Ian McEwan is an English novelist and screenwriter. In 2008, The Times featured him on their list of “The 50 greatest British writers since 1945” and The Daily Telegraph ranked him number 19 in their list of the “100 most powerful people in British culture“.
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McEwan began his career writing sparse, Gothic short stories. The Cement Garden (1978) and The Comfort of Strangers (1981), his first two novels, earned him the nickname “Ian Macabre”. These were followed by three novels of some success in the 1980s and early 1990s. His novel Enduring Love (1997) was adapted into an eponymous film. He won the Man Booker Prize with Amsterdam (1998). His following novel, Atonement (2001), garnered acclaim and was adapted into an Oscar-winning film starring Keira Knightley and James McAvoy. This was followed by Saturday (2005), On Chesil Beach (2007), Solar (2010), Sweet Tooth (2012), The Children Act (2014), and Nutshell (2016). In 2011, he was awarded the Jerusalem Prize.(Source: Wikipedia)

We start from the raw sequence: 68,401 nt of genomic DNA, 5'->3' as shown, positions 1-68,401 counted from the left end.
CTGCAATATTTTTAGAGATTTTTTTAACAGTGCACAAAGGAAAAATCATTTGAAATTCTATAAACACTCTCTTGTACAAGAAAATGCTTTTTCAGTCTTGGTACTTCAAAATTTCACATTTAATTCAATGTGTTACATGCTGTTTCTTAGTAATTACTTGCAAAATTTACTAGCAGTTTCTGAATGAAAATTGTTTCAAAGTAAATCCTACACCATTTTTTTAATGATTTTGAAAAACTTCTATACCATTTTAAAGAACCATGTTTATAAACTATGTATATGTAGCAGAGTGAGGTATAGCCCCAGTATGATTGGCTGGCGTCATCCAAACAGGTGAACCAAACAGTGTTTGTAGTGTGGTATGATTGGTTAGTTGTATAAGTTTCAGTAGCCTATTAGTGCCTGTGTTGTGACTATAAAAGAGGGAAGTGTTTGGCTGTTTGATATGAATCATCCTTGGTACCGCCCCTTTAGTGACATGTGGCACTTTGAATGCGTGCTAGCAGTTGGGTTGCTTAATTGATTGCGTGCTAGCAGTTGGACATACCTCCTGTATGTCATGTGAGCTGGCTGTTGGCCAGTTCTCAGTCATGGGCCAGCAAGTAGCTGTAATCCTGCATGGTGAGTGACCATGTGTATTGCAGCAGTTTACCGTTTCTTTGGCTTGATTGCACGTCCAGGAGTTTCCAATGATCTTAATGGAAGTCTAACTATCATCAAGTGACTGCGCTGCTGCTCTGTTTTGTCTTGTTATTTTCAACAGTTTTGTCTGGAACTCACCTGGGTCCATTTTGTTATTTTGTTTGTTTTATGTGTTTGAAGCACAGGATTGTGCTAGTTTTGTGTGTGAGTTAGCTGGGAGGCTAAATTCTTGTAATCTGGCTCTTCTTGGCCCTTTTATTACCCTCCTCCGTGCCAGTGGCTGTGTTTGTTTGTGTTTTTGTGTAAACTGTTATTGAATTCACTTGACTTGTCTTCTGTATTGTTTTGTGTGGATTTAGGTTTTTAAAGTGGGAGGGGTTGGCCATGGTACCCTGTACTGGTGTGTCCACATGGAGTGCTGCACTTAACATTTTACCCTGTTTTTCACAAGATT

In this interview, by Astral Road Media award-winning and bestselling novelist Ian McEwan reveals his own challenges to find his writing confidence, and his approach of “writing his way into” a novel to find the confidence that allows his creativity and talents to flow. Watch the video to understand his writing process better.